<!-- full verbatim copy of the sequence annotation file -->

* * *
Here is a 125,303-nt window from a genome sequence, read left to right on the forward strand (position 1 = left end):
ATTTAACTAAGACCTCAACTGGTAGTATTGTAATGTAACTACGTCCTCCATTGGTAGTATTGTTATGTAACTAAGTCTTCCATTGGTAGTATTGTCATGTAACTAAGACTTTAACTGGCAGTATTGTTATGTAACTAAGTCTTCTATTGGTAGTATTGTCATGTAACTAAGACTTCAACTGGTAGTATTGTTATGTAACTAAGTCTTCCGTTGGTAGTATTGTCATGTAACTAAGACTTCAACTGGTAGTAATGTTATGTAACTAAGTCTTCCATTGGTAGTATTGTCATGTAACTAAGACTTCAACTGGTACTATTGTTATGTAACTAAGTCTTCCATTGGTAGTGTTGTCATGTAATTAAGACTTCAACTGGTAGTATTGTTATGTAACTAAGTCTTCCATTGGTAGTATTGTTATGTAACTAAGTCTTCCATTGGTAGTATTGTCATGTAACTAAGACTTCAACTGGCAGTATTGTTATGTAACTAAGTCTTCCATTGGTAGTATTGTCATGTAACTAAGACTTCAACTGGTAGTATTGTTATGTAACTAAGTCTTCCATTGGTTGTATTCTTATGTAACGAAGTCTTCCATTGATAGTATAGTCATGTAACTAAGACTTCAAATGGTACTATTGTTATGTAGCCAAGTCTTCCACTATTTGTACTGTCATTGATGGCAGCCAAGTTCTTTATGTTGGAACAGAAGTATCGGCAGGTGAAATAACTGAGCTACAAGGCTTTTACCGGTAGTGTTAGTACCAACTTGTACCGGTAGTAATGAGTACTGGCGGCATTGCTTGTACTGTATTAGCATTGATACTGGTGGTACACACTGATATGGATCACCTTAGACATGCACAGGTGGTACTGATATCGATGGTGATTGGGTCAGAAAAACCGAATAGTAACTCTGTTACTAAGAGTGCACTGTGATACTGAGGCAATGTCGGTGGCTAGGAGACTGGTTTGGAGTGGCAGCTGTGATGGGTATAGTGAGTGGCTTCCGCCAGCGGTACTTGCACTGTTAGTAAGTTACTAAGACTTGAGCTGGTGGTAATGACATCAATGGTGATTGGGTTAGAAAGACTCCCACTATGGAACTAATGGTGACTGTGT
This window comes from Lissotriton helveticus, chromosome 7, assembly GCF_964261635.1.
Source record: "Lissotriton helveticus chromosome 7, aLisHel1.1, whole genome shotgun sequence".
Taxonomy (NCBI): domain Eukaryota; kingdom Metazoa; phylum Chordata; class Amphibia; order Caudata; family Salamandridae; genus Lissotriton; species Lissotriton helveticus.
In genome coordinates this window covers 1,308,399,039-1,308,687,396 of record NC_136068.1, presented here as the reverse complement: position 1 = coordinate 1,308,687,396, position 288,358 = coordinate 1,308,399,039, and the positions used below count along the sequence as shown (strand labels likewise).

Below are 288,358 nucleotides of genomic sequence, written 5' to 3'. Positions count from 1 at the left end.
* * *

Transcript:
Here is a 125,303-nt window from a genome sequence, read left to right on the forward strand (position 1 = left end):
ATTTAACTAAGACCTCAACTGGTAGTATTGTAATGTAACTACGTCCTCCATTGGTAGTATTGTTATGTAACTAAGTCTTCCATTGGTAGTATTGTCATGTAACTAAGACTTTAACTGGCAGTATTGTTATGTAACTAAGTCTTCTATTGGTAGTATTGTCATGTAACTAAGACTTCAACTGGTAGTATTGTTATGTAACTAAGTCTTCCGTTGGTAGTATTGTCATGTAACTAAGACTTCAACTGGTAGTAATGTTATGTAACTAAGTCTTCCATTGGTAGTATTGTCATGTAACTAAGACTTCAACTGGTACTATTGTTATGTAACTAAGTCTTCCATTGGTAGTGTTGTCATGTAATTAAGACTTCAACTGGTAGTATTGTTATGTAACTAAGTCTTCCATTGGTAGTATTGTTATGTAACTAAGTCTTCCATTGGTAGTATTGTCATGTAACTAAGACTTCAACTGGCAGTATTGTTATGTAACTAAGTCTTCCATTGGTAGTATTGTCATGTAACTAAGACTTCAACTGGTAGTATTGTTATGTAACTAAGTCTTCCATTGGTTGTATTCTTATGTAACGAAGTCTTCCATTGATAGTATAGTCATGTAACTAAGACTTCAAATGGTACTATTGTTATGTAGCCAAGTCTTCCACTATTTGTACTGTCATTGATGGCAGCCAAGTTCTTTATGTTGGAACAGAAGTATCGGCAGGTGAAATAACTGAGCTACAAGGCTTTTACCGGTAGTGTTAGTACCAACTTGTACCGGTAGTAATGAGTACTGGCGGCATTGCTTGTACTGTATTAGCATTGATACTGGTGGTACACACTGATATGGATCACCTTAGACATGCACAGGTGGTACTGATATCGATGGTGATTGGGTCAGAAAAACCGAATAGTAACTCTGTTACTAAGAGTGCACTGTGATACTGAGGCAATGTCGGTGGCTAGGAGACTGGTTTGGAGTGGCAGCTGTGATGGGTATAGTGAGTGGCTTCCGCCAGCGGTACTTGCACTGTTAGTAAGTTACTAAGACTTGAGCTGGTGGTAATGACATCAATGGTGATTGGGTTAGAAAGACTCCCACTATGGAACTAATGGTGACTGTGT
This window comes from Lissotriton helveticus, chromosome 7, assembly GCF_964261635.1.
Source record: "Lissotriton helveticus chromosome 7, aLisHel1.1, whole genome shotgun sequence".
Taxonomy (NCBI): domain Eukaryota; kingdom Metazoa; phylum Chordata; class Amphibia; order Caudata; family Salamandridae; genus Lissotriton; species Lissotriton helveticus.
In genome coordinates this window covers 1,308,399,039-1,308,687,396 of record NC_136068.1, presented here as the reverse complement: position 1 = coordinate 1,308,687,396, position 288,358 = coordinate 1,308,399,039, and the positions used below count along the sequence as shown (strand labels likewise).

Below are 288,358 nucleotides of genomic sequence, written 5' to 3'. Positions count from 1 at the left end.